Other than that, it’s an interesting question all around…lay low and keep your family alive as best you can, or fight for your ideals and your family and country’s better future? Are they always/never separate fights? It all seems easy until you’re faced with that choice, and later generations will judge you harshly, because they will have no clear notion of the actual decision you had to make. 

        In post-socialist Poland today, so many teenage kids can’t understand why their parents had the nerve to live ordinary lives ‘instead of’ fighting the oppressive government. They seem to think that flaming barricades were the only ethical option…and that they would have solved everything neatly and quickly, too. They think that not raging 24/7 was some sort of betrayal of ideals- that if you weren’t a brick-throwing dissident, you were a bribe-taking collaborator. In their young minds, nothing in between exists- you were not allowed to pick your battles.

        And yet in today’s aura of relative freedom, when protesting against an injustice doesn’t entail being ‘vanished’ by the secret service,  they  sacrifice their ideals every day to laziness, comfort, greed. Hell, they. I should say, we. In matters both close to and far from home. Just because Tibet is miles away and I’m not Tibetan doesn’t mean I’m exempt from giving a damn.So I make that choice, too, I suppose, every day, to continue living normally and not go out on a limb for a political ideal. Except my choice is much easier to make than that young mother’s. 

        Gosh this stuff is all so sad :(

      2. No. While I think military in general is a bad idea, it’s not the same as this. That’s taking a risk, like cops and firefighters, not suicide.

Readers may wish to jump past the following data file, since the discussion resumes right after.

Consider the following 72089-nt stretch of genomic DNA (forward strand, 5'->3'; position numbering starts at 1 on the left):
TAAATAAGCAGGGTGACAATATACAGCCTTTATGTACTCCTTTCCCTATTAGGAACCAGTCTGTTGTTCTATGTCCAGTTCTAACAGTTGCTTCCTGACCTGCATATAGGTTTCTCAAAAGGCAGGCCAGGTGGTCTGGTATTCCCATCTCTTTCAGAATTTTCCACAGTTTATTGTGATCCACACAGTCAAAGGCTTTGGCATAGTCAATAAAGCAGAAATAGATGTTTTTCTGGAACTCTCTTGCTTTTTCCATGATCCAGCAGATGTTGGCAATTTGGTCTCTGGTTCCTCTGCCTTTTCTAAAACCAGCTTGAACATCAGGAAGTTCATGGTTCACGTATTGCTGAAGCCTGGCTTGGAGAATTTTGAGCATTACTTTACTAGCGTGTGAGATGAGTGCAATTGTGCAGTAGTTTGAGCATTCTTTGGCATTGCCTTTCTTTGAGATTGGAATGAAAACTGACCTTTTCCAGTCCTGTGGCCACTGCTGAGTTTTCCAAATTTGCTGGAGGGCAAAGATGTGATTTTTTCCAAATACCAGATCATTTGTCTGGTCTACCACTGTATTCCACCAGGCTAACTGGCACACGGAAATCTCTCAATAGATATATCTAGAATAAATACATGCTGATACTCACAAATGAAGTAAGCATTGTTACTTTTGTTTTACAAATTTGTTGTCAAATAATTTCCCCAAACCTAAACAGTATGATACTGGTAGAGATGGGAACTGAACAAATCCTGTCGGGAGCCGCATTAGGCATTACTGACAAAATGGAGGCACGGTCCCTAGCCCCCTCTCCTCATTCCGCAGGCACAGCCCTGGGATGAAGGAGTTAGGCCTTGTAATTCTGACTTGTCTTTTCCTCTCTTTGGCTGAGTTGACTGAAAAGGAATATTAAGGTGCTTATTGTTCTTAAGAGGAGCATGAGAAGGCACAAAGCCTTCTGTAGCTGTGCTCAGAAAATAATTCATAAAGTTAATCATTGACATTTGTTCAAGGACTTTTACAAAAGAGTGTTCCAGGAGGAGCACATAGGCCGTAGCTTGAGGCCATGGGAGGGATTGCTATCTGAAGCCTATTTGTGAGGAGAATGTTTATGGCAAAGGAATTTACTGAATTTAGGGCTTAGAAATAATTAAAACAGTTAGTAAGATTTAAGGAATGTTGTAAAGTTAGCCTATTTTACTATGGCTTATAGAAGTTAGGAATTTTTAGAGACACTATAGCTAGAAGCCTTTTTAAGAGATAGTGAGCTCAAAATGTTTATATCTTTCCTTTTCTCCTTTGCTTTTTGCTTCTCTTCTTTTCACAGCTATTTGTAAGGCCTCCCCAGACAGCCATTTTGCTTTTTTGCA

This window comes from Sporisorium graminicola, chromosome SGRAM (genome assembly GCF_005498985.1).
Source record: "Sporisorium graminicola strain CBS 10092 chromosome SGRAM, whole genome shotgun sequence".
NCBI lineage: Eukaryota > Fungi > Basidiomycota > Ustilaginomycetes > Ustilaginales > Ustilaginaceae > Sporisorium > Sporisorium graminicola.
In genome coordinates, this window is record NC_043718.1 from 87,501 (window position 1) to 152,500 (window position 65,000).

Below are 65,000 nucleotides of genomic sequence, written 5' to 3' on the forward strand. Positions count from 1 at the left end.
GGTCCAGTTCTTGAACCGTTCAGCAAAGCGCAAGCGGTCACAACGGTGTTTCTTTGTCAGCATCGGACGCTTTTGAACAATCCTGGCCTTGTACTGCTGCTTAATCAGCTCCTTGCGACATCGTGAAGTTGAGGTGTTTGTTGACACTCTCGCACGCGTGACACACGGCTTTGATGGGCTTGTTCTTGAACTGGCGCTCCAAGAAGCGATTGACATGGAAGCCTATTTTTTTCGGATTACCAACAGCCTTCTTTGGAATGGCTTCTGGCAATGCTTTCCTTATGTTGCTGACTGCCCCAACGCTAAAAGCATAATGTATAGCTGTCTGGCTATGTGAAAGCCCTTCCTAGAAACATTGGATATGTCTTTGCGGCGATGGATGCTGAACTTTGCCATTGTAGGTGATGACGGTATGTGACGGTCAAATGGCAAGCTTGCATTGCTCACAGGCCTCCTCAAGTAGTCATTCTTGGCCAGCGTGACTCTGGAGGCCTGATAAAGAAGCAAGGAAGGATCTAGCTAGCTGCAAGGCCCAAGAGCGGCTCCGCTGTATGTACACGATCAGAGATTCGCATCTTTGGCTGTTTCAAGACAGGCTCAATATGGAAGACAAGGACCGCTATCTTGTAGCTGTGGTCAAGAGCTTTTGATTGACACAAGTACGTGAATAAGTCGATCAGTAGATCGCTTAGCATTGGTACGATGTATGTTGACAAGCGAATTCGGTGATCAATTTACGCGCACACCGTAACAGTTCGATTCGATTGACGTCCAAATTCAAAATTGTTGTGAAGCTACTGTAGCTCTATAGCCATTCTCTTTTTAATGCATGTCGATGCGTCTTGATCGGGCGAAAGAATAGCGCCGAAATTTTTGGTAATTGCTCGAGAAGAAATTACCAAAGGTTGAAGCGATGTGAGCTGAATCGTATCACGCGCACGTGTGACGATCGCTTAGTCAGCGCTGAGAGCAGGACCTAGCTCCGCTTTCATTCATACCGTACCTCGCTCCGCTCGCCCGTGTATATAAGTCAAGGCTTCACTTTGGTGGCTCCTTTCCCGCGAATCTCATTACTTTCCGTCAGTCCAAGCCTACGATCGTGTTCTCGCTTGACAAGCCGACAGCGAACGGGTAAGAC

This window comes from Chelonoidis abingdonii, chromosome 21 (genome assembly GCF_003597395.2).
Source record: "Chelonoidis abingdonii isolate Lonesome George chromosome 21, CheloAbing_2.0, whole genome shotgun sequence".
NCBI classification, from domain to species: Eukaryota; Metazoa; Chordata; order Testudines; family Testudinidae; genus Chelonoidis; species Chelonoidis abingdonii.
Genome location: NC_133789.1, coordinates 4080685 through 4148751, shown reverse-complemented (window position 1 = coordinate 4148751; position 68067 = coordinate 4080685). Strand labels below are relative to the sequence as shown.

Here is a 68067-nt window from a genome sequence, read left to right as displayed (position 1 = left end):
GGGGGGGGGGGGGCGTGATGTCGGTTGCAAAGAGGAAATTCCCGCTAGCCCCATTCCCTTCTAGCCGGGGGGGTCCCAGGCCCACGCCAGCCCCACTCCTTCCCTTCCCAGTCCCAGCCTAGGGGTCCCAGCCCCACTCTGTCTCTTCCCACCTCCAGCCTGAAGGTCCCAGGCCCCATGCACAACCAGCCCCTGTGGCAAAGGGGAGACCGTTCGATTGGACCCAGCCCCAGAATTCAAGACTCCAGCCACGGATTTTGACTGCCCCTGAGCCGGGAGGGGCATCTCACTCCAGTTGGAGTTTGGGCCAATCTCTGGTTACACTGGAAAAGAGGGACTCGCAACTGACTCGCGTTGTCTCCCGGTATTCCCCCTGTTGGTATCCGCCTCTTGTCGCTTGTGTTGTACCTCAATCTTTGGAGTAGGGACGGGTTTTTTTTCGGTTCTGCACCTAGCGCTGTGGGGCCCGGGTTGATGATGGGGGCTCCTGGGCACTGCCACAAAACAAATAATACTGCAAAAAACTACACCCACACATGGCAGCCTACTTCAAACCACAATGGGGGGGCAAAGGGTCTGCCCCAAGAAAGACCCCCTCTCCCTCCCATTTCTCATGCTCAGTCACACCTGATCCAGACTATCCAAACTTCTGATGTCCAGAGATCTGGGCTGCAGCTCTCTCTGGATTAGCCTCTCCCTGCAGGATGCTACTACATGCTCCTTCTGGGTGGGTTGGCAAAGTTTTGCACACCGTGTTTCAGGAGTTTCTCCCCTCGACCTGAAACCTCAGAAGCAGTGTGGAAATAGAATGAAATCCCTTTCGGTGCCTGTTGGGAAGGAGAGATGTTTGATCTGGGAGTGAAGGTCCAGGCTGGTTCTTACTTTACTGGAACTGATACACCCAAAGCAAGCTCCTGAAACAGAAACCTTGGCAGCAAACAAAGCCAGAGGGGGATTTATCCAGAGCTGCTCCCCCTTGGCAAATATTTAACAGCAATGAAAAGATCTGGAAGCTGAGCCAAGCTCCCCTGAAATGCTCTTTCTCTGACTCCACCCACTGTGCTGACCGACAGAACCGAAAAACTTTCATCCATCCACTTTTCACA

6. It’s interesting how polarised the comments are. Tibetophiles seem reluctant to say anything negative about a mother of three young children horrifically killing herself in public; they seem to be apologists for this senseless violence. The rest of us are thinking, fucking hell, what about her kids?  Her children who now grow up in an authoritarian regime *without their mother*.  Well that’s one in the eye for the oppressor. NOT.

    Some have pointed out that the self-immolators are playing into Chinese hands. And so they are.  Each occurrence is followed by an even more draconian crack-down.  Whereas, apart from Russia, the world is outraged by the Syrian murder of it’s people; the world looks at a large number of religious fanatics burning themselves in public as lunatics at best, or perhaps as rather ineffective suicide terrorists. 

    Women abandoning their children seldom get much sympathy. The Chinese can now point to this and shrug and say “look at what we have to deal with.” And most of the people in power in the West will sympathise with them.

    People should know that none of this is consistent with the general drift of Buddhist teaching which strongly emphasises *non-violence*, and what justification there might be comes from a fundamentalist reading of certain Buddhist texts. These people are religious fanatics. Not as dangerous as some of the Christian and Muslim fanatics, but still… sick enough.

  7. (Reply to stretchoutandwait, above, somehow this didn’t get linked to your comment)

    One thing that makes these acts hard to understand is that we do not know anything about the dozens of people who have done it. We don’t know their motivation, their mental state, their histories, and so forth.

    So, the easiest thing for us to do is to interpret them as simple protests.

    But, we might also keep in mind that these are also clearly suicides. So it might help to think about the actors in some of the same ways that we think of others who take their own lives. I know this doesn’t answer your question (I’m not sure we can answer it with evidence), but it might allow us another way of thinking about the situation.

  8. From:

    At 76, the Dalai Lama has announced his retirement as a political leader, but retains his role as spiritual leader of some five million Tibetans.But he has remained strangely quiet on the subject of the self-immolations – 32 of which have taken place in the past year alone.”Now this is very, very sensitive political issue,” he explains with due solemnity.

    Just saying, he’s jumped the shark.

  9. pleas to protest in writing, commentaries on the efficacy of the chosen method of protest, faux-sophisticated analysis of the political structures surrounding the events and the blame they are libel for, lofty analyses of the emergent antipodean classification commenters self-attribute.
    We are so clever.